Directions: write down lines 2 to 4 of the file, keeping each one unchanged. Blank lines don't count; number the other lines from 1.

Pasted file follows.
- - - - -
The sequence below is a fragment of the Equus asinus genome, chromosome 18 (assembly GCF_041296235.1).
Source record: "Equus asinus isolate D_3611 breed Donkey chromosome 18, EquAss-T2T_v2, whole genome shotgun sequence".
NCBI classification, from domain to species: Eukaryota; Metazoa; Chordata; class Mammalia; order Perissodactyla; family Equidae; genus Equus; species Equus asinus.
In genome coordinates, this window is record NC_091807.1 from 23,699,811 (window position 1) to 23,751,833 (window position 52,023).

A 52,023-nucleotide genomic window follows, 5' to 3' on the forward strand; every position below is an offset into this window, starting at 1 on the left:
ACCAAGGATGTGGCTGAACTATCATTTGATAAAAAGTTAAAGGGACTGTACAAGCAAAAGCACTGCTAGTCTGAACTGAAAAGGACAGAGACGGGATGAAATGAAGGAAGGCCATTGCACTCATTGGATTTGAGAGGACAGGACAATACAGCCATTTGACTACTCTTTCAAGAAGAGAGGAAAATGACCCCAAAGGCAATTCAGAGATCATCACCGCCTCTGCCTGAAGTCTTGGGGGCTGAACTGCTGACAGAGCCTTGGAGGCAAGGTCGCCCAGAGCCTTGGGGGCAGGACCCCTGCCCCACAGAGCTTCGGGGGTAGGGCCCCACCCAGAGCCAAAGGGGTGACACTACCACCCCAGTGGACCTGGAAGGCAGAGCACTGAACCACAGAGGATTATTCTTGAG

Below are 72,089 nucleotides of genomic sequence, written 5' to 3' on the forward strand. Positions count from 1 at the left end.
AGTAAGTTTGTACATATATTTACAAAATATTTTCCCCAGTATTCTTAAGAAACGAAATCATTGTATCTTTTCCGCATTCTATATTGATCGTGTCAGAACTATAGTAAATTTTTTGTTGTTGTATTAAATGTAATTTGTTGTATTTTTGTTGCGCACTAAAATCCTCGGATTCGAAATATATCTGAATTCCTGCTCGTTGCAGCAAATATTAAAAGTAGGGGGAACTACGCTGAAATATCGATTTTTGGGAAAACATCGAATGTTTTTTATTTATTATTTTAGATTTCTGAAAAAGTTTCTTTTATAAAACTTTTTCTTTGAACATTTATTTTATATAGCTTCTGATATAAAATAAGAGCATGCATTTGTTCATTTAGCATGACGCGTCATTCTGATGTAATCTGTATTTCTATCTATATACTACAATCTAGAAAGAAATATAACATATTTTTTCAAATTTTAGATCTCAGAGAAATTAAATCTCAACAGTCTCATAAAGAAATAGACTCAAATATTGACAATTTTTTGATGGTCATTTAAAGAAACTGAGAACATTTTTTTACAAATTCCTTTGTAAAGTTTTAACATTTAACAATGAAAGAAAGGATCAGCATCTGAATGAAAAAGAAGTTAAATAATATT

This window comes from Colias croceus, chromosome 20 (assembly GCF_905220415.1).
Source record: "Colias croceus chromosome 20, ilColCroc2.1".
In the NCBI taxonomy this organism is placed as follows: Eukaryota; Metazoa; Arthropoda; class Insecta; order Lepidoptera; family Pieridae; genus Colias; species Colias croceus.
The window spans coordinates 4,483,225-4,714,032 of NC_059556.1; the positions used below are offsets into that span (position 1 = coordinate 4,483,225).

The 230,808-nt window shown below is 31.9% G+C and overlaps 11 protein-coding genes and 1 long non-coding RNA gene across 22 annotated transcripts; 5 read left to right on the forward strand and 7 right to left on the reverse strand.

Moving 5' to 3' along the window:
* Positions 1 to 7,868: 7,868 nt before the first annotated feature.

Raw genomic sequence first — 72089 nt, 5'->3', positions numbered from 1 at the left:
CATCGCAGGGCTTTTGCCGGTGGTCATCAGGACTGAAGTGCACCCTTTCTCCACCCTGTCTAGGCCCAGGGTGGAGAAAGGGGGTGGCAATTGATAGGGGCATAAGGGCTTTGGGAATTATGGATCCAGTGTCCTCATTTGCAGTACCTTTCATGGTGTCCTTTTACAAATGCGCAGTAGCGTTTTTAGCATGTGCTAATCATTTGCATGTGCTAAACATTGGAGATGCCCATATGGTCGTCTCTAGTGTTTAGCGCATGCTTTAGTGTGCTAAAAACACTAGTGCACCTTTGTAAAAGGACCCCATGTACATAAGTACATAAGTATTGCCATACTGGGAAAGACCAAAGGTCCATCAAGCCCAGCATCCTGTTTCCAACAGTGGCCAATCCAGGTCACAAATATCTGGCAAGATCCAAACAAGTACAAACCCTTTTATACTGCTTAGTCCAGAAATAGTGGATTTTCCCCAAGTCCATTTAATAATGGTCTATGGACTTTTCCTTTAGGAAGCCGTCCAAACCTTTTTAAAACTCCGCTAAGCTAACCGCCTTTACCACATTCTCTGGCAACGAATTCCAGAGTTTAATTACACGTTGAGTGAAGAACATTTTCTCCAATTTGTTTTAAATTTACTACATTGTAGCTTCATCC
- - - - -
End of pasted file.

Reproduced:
Source record: "Equus asinus isolate D_3611 breed Donkey chromosome 18, EquAss-T2T_v2, whole genome shotgun sequence".
NCBI classification, from domain to species: Eukaryota; Metazoa; Chordata; class Mammalia; order Perissodactyla; family Equidae; genus Equus; species Equus asinus.
In genome coordinates, this window is record NC_091807.1 from 23,699,811 (window position 1) to 23,751,833 (window position 52,023).